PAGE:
How was it, scholars of Buddhism have asked, that a single Zen monk produced such a vast body of commentary, seemingly over the course of generations? The answer lays waste to our modern idea of intellectual property.
Hume ‘the sceptic‘ did eventually find an escape from his scepticism. He mitigated the problems posed by induction by concluding that the search for rational grounds for trusting our senses is unnecessary for creatures like us. But was this a fair way out of the problems posed by induction?
Buddhism is seen as a religion of peace and spirituality. Renouncing the illusions of political life, its adherents strive to eliminate suffering. History tells a different story, however.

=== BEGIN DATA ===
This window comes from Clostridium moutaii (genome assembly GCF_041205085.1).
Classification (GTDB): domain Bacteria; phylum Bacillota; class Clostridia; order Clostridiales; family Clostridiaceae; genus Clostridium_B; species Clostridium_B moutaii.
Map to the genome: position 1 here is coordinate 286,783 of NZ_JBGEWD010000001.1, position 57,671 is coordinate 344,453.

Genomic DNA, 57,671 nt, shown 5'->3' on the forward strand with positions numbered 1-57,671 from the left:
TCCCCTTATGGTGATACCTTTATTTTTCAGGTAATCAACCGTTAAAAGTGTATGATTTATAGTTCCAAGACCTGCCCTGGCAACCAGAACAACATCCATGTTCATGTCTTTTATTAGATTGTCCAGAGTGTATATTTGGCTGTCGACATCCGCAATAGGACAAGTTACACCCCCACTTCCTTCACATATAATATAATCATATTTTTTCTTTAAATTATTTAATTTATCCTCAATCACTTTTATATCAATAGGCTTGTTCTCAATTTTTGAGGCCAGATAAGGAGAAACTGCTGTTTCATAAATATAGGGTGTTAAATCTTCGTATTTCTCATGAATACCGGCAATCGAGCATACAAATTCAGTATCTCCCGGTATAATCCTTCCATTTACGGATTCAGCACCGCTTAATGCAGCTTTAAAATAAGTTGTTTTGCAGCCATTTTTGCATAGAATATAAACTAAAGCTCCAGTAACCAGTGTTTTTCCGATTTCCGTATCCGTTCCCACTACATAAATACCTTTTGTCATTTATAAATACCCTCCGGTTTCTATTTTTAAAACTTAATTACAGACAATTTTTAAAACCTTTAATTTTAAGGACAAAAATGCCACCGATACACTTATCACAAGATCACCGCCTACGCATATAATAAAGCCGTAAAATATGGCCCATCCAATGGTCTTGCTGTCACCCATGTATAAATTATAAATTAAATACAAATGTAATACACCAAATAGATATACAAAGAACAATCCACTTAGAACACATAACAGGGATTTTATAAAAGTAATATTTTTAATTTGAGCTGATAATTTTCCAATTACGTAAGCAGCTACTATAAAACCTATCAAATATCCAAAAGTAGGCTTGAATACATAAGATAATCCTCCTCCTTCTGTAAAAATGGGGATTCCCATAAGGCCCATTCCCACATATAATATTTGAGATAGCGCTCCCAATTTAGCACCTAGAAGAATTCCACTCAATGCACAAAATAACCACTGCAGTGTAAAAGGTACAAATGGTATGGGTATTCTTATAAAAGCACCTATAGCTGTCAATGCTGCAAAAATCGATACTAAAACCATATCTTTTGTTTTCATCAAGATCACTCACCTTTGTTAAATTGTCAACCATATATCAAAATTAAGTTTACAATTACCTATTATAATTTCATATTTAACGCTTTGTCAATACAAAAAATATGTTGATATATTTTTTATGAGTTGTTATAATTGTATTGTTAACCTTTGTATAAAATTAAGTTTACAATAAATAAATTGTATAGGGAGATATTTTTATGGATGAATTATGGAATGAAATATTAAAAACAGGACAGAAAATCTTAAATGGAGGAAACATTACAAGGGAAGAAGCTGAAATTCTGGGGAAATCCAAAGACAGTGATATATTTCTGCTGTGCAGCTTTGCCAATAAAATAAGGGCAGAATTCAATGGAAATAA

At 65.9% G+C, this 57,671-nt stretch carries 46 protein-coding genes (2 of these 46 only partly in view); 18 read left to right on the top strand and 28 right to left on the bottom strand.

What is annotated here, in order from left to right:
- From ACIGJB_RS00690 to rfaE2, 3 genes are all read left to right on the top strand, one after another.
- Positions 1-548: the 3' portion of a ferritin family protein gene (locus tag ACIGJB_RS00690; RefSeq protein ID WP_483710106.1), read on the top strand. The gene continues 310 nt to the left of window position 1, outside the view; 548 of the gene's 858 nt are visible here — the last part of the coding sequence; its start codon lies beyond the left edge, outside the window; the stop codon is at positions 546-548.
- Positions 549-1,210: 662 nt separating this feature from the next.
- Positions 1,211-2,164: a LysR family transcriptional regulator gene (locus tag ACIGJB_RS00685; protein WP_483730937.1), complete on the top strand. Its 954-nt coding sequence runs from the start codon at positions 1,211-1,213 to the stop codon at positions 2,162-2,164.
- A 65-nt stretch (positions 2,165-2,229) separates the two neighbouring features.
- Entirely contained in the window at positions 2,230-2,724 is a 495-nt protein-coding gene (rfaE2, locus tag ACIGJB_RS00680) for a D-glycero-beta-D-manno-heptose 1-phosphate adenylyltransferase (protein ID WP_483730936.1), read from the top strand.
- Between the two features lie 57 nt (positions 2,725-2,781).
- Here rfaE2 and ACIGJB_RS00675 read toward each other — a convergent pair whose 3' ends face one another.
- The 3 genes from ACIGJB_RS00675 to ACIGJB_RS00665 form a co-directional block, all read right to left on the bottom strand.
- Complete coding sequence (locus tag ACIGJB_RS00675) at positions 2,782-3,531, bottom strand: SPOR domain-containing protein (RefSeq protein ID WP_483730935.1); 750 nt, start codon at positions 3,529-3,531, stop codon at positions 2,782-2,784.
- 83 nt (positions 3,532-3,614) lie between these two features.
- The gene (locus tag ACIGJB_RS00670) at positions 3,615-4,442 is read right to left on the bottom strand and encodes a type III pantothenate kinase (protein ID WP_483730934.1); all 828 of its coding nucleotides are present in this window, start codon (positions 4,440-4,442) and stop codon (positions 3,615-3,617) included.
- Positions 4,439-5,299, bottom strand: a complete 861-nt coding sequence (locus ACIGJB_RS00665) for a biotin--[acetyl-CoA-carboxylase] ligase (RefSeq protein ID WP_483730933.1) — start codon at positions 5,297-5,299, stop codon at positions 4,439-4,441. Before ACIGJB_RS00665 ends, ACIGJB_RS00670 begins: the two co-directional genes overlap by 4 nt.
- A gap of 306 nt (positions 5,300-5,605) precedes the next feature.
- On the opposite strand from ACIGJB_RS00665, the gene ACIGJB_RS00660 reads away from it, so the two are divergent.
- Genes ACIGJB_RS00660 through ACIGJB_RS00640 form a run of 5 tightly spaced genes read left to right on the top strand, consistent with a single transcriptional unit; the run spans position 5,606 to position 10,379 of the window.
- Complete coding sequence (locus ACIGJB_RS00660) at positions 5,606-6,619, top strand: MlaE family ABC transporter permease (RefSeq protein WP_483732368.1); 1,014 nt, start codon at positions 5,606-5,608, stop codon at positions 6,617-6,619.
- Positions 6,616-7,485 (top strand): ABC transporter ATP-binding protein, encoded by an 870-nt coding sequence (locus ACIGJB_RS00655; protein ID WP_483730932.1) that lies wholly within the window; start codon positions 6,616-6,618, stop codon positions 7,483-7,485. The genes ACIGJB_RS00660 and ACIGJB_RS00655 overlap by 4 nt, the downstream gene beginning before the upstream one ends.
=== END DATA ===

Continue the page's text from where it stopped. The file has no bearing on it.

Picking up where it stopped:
Mahāyāna Buddhists believe that there are not ultimate distinctions between one person and the next. Liberals, on the other hand, believe that persons are fundamentally separate. Buddhists apparently deny what liberals seems to affirm; namely, the separateness of persons. How can these views be compatible?
My MA dissertation was about whether Buddhist and liberal approaches to ethics can be reconciled, or whether they are pulling in different directions. I discussed a number of ways they could be reconciled before finally concluding that the task is probably futile given the practical differences of each world-view.